(Filed 24 September, 1919.)
1. Intoxicating Liquors — Statutes — Possession — Evidence — Presumptions.
The statute, Laws 1913, ch. 44, sec. 2, makes the possession of more than one gallon of spirituous liquor at any one time, whether in one or more places, prima facie evidence of having it for the purpose of sale, and when such possession has been shown, a verdict of guilty will be sustained.
2. Same — Intent — Subsequent Conditions.
Where there is evidence that the defendant, indicted under chapter 44, section 2, Laws 1913, had in his possession sufficient spirituous liquors to raise the prima facie presumption that it was for the purpose of sale, it is competent to show this intent, and in furtherance of the presumption, that soon thereafter, about two months, he was found working on a copper still on his premises, and had copper enough to make two of them; and that, upon his premises being searched, he had falsely denied the possession and had attempted to shoot the officer making the search. Cases where offenses are committed in sudden temper, under violent provocation or by the impulse of passion, distinguished.
APPEAL by defendant from Kerr, J., at August Term, 1919, of PITT.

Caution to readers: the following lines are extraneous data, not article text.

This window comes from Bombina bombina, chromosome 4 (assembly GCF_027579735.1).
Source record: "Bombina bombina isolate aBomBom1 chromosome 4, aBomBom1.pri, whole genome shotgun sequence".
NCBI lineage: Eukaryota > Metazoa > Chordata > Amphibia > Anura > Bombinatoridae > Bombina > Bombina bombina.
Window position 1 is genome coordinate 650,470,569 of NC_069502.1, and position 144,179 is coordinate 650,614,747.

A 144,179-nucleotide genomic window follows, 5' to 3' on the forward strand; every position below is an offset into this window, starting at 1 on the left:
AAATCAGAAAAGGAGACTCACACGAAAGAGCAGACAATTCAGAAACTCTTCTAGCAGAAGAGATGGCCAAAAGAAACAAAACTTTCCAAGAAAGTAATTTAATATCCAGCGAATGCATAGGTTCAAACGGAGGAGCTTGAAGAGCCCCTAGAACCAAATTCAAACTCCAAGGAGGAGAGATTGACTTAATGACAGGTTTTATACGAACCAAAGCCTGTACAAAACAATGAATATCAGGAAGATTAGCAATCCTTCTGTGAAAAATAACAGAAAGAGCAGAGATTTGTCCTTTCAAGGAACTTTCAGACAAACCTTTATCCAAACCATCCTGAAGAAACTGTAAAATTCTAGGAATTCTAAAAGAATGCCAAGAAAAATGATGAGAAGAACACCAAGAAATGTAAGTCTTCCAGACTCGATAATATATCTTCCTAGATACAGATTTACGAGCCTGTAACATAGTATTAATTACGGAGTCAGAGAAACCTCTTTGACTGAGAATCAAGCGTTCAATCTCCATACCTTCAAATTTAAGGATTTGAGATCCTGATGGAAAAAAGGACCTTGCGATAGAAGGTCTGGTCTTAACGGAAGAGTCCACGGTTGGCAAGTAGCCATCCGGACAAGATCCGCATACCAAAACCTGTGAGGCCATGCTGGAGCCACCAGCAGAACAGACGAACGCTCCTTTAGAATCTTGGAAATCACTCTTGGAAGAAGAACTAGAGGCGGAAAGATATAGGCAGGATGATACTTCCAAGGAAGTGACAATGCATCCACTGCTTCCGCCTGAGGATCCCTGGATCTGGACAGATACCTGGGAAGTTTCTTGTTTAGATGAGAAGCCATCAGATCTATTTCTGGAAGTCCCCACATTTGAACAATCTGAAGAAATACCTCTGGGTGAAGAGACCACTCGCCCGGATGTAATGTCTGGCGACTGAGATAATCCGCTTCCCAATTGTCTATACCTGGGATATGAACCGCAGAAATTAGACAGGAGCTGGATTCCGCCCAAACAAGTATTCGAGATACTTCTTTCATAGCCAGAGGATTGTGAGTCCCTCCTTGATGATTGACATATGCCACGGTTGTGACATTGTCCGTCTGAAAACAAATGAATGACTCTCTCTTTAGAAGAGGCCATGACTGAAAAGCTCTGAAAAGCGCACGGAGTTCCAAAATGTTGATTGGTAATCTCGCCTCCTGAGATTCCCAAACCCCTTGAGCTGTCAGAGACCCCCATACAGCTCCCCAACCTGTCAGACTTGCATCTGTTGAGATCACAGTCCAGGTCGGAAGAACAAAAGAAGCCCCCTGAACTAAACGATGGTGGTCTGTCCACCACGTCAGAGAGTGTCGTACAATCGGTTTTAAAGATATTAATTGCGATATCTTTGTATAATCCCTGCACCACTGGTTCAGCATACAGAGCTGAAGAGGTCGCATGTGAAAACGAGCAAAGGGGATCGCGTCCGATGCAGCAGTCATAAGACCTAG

Attorney-General Manning and Assistant Attorney-General Nash for the State.
Albion Dunn for defendant.
The defendant was convicted on a charge that he "Did unlawfully and willfully have in his possession illicit whiskey, three gallons, with the intent to sell, and did unlawfully and willfully receive at one time, and in one package, more than one quart of intoxicating liquor, contrary to law." Verdict and sentence. Appeal by defendant. The evidence was that a constable, with a search warrant (680) for whiskey, went to defendant's house; that he read the warrant to the defendant, who also read it. The defendant asked the officer to go in the house with him; they went through a narrow passage, to a back room, when the defendant reached up and grabbed his pistol from a shelf, but the officer was too quick for him, and presenting his own pistol, made the defendant put his down. The defendant then said that he did not have but one quart of whiskey, and he would be damned if any man was going to search his house or have it. The officer, however, did search his house. The defendant pulled out one quart from behind the bureau, and after some conversation he also handed out three gallons of corn whiskey. The other officer, who was with the constable, gave the same evidence. The defendant did not put on any testimony, and the above evidence was not contradicted.
The statute, Laws 1913, ch. 44, sec. 2, makes "the possession of more than one gallon of spirituous liquors, at any one time, whether in one or more places, prima facie evidence of having it for the purpose of sale."
The defendant makes no exception to the charge, and therefore it is presumed that the judge charged in accordance with the law. The defendant put on no evidence whatever to contradict the testimony that he had three gallons and a quart, though he had denied having any, and he attempted to shoot the officer.